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Ryan outlines philosophies on poverty

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May 05, 2014 | comments

BY Deneen Smith, Kenosha News

U.S. Rep. Paul Ryan is focusing on poverty in recent months, looking to bring a focus to anti-poverty programs that fit with his small-government philosophy.

photo by KEVIN POIRIER | Kenosha News
KEVIN POIRIER | Kenosha News
U.S. Rep. Paul Ryan, shown during a listening session at the Snap-on Inc. headquarters in Kenosha in March, has turned his focus to poverty, meeting with people to discuss the issue in his southeastern Wisconsin district and beyond.

Ryan has been arguing that in the 50 years since President Lyndon Johnson launched his War on Poverty, federal programs have failed to address poverty and improve social mobility.

“We have the highest poverty rate in a generation and deep poverty is the highest since we’ve been recording it,” Ryan said in a Monday telephone interview.

The Janesville Republican said he has been talking about the issue and meeting with people, including in communities like Kenosha, Racine and Milwaukee.

“What you find is that there are people doing amazing things on a daily basis,” he said. “I think when we look at federal policy, we want to make sure it doesn’t displace the great things people are doing.”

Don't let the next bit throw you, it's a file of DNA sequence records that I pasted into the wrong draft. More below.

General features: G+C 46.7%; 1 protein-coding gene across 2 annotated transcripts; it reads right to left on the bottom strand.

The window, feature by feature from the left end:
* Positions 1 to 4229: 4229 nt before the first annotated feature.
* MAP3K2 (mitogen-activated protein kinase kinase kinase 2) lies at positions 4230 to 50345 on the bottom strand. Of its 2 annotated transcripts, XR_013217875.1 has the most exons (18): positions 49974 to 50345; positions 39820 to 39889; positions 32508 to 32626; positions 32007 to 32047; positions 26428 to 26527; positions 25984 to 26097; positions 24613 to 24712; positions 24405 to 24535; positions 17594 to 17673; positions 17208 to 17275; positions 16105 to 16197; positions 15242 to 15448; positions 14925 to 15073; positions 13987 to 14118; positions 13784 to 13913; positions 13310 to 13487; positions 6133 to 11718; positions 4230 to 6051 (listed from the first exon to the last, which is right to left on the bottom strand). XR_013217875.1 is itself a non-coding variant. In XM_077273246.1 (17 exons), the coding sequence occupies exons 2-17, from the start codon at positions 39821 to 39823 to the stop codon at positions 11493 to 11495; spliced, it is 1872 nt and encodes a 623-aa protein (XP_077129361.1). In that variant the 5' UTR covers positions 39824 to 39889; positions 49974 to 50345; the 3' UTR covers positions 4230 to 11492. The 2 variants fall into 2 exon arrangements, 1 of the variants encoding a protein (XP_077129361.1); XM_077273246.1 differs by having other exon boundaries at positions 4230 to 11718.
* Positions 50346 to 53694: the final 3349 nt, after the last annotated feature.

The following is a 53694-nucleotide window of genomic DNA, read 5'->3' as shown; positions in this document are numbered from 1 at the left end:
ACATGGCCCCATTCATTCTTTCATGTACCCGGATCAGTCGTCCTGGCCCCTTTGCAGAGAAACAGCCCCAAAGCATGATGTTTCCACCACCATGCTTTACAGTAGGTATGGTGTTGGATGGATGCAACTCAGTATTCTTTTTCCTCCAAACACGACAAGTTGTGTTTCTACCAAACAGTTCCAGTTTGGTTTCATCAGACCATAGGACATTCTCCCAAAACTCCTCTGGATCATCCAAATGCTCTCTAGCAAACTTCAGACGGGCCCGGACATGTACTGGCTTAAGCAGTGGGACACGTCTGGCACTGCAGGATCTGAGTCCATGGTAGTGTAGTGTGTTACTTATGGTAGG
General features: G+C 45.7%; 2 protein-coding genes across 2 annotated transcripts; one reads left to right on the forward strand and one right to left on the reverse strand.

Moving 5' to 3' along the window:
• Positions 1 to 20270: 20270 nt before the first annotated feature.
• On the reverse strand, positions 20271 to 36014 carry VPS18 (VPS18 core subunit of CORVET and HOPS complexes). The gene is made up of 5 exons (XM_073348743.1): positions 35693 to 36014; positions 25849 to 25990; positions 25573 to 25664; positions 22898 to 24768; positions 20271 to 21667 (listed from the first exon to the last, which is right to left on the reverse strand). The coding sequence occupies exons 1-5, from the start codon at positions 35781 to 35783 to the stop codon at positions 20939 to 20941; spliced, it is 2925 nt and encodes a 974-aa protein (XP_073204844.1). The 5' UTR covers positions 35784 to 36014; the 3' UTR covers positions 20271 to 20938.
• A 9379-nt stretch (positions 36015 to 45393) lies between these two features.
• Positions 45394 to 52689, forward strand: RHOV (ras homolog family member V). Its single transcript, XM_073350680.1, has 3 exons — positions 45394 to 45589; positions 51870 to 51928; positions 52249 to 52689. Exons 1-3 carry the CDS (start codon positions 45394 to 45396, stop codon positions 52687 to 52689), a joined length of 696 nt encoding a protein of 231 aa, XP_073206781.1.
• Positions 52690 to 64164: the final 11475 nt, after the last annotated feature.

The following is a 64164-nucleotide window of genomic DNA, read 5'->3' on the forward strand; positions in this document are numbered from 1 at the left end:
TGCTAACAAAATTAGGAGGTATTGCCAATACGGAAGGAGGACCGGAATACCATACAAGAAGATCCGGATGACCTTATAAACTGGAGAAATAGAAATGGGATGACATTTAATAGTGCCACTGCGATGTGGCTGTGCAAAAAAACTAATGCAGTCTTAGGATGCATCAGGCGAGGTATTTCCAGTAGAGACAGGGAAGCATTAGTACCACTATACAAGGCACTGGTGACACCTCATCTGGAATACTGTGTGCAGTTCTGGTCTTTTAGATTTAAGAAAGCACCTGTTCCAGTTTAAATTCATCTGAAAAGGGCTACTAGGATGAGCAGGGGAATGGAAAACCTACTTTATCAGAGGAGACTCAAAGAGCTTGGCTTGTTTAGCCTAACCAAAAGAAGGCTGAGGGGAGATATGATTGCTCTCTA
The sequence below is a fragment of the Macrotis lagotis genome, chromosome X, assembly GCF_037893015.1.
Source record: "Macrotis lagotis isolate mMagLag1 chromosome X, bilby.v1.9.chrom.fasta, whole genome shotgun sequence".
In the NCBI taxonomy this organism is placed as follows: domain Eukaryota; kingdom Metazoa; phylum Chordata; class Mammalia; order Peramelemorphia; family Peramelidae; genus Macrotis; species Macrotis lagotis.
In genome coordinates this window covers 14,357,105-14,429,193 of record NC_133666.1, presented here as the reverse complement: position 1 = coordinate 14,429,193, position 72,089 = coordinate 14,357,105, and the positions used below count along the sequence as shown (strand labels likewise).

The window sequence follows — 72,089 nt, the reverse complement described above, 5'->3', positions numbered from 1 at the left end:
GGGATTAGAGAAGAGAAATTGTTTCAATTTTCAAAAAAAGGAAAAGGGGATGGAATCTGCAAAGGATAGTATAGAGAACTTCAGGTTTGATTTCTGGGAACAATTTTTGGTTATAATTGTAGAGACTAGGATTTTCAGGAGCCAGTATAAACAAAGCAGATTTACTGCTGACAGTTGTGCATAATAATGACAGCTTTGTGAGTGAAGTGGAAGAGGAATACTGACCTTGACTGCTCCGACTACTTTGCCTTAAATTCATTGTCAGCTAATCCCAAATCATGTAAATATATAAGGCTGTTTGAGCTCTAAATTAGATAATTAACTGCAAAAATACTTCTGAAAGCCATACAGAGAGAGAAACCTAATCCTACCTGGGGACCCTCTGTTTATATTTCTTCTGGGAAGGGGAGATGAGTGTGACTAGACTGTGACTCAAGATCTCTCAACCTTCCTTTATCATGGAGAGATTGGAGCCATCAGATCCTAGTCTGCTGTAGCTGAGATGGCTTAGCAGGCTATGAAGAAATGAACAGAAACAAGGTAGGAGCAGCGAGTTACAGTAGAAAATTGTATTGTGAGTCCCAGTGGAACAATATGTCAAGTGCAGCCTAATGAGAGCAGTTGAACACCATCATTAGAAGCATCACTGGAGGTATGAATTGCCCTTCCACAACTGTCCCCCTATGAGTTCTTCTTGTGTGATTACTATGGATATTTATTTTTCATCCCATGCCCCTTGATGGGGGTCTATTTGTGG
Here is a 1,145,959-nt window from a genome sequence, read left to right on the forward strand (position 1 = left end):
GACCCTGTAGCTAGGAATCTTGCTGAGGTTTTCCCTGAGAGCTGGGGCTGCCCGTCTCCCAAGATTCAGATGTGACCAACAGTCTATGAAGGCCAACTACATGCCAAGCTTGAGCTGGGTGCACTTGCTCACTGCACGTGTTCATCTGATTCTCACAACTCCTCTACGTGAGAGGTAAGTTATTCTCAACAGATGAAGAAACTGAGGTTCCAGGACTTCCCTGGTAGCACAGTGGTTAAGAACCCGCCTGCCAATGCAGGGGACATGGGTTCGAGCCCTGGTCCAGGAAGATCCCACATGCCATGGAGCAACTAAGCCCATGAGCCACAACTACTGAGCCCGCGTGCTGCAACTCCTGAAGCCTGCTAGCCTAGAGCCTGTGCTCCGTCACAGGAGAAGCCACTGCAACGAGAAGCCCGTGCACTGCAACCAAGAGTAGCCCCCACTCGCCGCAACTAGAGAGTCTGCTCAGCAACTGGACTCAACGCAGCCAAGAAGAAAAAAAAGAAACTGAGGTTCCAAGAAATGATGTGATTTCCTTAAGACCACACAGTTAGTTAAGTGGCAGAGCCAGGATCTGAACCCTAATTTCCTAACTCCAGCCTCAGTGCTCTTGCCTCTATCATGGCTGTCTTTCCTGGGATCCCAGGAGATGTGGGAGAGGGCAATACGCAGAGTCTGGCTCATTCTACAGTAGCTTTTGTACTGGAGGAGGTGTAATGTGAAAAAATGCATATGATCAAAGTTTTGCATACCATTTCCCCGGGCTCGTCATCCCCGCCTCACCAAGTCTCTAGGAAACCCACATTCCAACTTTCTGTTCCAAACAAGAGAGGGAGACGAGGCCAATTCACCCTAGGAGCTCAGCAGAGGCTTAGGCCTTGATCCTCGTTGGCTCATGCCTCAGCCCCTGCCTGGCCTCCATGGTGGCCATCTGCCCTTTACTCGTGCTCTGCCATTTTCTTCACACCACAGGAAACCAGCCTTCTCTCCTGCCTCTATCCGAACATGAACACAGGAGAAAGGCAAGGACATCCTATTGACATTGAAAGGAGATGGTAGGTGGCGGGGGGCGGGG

What’s working

Asked what federal programs he thinks are working, Ryan said he believes “the homeless programs work best,” saying they “take an approach of consumer-based servicing, talking to people who actually are homeless to find out what they really need and address those needs.”

Ryan also called the earned income tax credit a good program.

“There are others I think need a lot of improving,” Ryan said.

What’s not

Among the problems, Ryan said, are job training training programs that are spread between too many agencies, with possible redundancies.

He was also critical of food stamp programs, which he said are marked with fraud and which, he believes, are a disincentive to work.

“I think we need to do a better job rewarding work,” Ryan said. “I think we need to figure out how to fix that program so it always pays to work.”

Program use growing

Between 2000 and 2011, the number of food stamp participants grew 171 percent to reach about 47 million people, roughly 14 percent of the population, according to a study by the Center for Poverty Research. According to the study, a growing number of people receiving food assistance work full time, but have wages low enough to qualify for assistance.

Ryan’s proposed budgets have been criticized for concentrating cuts on programs for the poor.

According to a study from the left-leaning Center on Budget and Policy Priorities, 69 percent of his plan’s $4.8 trillion in total non-defense budget cuts would come from programs for low and moderate-income Americans, including Pell Grants, Supplemental Nutrition Assistance Program benefits and Medicaid.

“No one is suggesting getting rid of food stamps, but we want to make sure that abuses are taken care of, and that we are not hurting people who are doing everything right,” Ryan said. “We can’t assume we have all the best answers in Washington.”


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